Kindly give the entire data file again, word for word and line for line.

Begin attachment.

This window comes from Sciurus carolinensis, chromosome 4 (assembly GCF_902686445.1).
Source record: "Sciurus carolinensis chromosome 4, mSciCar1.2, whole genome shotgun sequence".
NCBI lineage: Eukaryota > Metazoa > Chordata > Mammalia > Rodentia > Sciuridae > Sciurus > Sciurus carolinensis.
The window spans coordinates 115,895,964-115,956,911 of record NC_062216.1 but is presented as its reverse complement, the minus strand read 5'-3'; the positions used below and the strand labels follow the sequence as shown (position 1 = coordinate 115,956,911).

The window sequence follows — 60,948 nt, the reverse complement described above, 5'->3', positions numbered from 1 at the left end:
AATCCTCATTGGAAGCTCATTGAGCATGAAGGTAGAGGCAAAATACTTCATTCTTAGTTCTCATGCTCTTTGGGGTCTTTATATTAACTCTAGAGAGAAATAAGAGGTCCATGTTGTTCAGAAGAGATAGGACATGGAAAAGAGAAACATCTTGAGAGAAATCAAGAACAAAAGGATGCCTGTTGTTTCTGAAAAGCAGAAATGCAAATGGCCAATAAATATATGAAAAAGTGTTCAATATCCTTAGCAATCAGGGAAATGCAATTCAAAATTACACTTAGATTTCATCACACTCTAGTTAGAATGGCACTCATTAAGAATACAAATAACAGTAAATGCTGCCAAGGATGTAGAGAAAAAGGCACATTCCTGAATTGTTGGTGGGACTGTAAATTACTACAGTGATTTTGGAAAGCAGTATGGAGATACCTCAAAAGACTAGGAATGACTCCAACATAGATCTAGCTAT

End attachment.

This window comes from Sciurus carolinensis, chromosome 4 (assembly GCF_902686445.1).
Source record: "Sciurus carolinensis chromosome 4, mSciCar1.2, whole genome shotgun sequence".
NCBI lineage: Eukaryota > Metazoa > Chordata > Mammalia > Rodentia > Sciuridae > Sciurus > Sciurus carolinensis.
The window spans coordinates 115,895,964-115,956,911 of record NC_062216.1 but is presented as its reverse complement, the minus strand read 5'-3'; the positions used below and the strand labels follow the sequence as shown (position 1 = coordinate 115,956,911).

The window sequence follows — 60,948 nt, the reverse complement described above, 5'->3', positions numbered from 1 at the left end:
AATCCTCATTGGAAGCTCATTGAGCATGAAGGTAGAGGCAAAATACTTCATTCTTAGTTCTCATGCTCTTTGGGGTCTTTATATTAACTCTAGAGAGAAATAAGAGGTCCATGTTGTTCAGAAGAGATAGGACATGGAAAAGAGAAACATCTTGAGAGAAATCAAGAACAAAAGGATGCCTGTTGTTTCTGAAAAGCAGAAATGCAAATGGCCAATAAATATATGAAAAAGTGTTCAATATCCTTAGCAATCAGGGAAATGCAATTCAAAATTACACTTAGATTTCATCACACTCTAGTTAGAATGGCACTCATTAAGAATACAAATAACAGTAAATGCTGCCAAGGATGTAGAGAAAAAGGCACATTCCTGAATTGTTGGTGGGACTGTAAATTACTACAGTGATTTTGGAAAGCAGTATGGAGATACCTCAAAAGACTAGGAATGACTCCAACATAGATCTAGCTAT